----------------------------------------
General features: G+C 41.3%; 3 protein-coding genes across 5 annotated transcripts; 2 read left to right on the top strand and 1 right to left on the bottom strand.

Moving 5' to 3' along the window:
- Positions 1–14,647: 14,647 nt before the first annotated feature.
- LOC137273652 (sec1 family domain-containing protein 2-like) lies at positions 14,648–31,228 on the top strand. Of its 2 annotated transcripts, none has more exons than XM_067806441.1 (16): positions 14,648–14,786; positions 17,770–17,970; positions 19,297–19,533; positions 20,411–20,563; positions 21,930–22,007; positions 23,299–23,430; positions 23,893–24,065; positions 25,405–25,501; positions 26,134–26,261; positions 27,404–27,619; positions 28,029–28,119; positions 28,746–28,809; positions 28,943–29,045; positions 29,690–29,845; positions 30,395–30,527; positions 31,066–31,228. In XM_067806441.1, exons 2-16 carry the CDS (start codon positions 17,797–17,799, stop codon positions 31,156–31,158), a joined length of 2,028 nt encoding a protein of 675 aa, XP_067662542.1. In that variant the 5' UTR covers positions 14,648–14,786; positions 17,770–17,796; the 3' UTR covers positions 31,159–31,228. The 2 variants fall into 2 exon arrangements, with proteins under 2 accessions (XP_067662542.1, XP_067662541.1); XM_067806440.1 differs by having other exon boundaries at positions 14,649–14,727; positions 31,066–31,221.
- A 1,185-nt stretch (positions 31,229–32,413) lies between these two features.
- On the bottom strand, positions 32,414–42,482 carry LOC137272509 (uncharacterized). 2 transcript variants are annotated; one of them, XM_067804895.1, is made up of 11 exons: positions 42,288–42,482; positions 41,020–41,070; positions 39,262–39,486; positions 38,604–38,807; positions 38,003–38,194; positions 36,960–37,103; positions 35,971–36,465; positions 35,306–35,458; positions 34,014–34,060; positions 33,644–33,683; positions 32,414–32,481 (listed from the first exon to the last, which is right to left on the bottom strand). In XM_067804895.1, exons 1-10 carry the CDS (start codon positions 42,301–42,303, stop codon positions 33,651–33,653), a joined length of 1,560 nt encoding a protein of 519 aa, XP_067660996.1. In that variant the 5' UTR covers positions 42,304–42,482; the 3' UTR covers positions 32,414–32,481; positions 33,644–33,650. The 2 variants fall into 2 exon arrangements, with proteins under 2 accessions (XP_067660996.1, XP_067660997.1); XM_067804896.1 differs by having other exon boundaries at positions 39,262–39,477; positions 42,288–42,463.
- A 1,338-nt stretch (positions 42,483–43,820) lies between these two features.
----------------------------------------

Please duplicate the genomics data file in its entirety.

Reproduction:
General features: G+C 41.3%; 3 protein-coding genes across 5 annotated transcripts; 2 read left to right on the top strand and 1 right to left on the bottom strand.

Moving 5' to 3' along the window:
- Positions 1–14,647: 14,647 nt before the first annotated feature.
- LOC137273652 (sec1 family domain-containing protein 2-like) lies at positions 14,648–31,228 on the top strand. Of its 2 annotated transcripts, none has more exons than XM_067806441.1 (16): positions 14,648–14,786; positions 17,770–17,970; positions 19,297–19,533; positions 20,411–20,563; positions 21,930–22,007; positions 23,299–23,430; positions 23,893–24,065; positions 25,405–25,501; positions 26,134–26,261; positions 27,404–27,619; positions 28,029–28,119; positions 28,746–28,809; positions 28,943–29,045; positions 29,690–29,845; positions 30,395–30,527; positions 31,066–31,228. In XM_067806441.1, exons 2-16 carry the CDS (start codon positions 17,797–17,799, stop codon positions 31,156–31,158), a joined length of 2,028 nt encoding a protein of 675 aa, XP_067662542.1. In that variant the 5' UTR covers positions 14,648–14,786; positions 17,770–17,796; the 3' UTR covers positions 31,159–31,228. The 2 variants fall into 2 exon arrangements, with proteins under 2 accessions (XP_067662542.1, XP_067662541.1); XM_067806440.1 differs by having other exon boundaries at positions 14,649–14,727; positions 31,066–31,221.
- A 1,185-nt stretch (positions 31,229–32,413) lies between these two features.
- On the bottom strand, positions 32,414–42,482 carry LOC137272509 (uncharacterized). 2 transcript variants are annotated; one of them, XM_067804895.1, is made up of 11 exons: positions 42,288–42,482; positions 41,020–41,070; positions 39,262–39,486; positions 38,604–38,807; positions 38,003–38,194; positions 36,960–37,103; positions 35,971–36,465; positions 35,306–35,458; positions 34,014–34,060; positions 33,644–33,683; positions 32,414–32,481 (listed from the first exon to the last, which is right to left on the bottom strand). In XM_067804895.1, exons 1-10 carry the CDS (start codon positions 42,301–42,303, stop codon positions 33,651–33,653), a joined length of 1,560 nt encoding a protein of 519 aa, XP_067660996.1. In that variant the 5' UTR covers positions 42,304–42,482; the 3' UTR covers positions 32,414–32,481; positions 33,644–33,650. The 2 variants fall into 2 exon arrangements, with proteins under 2 accessions (XP_067660996.1, XP_067660997.1); XM_067804896.1 differs by having other exon boundaries at positions 39,262–39,477; positions 42,288–42,463.
- A 1,338-nt stretch (positions 42,483–43,820) lies between these two features.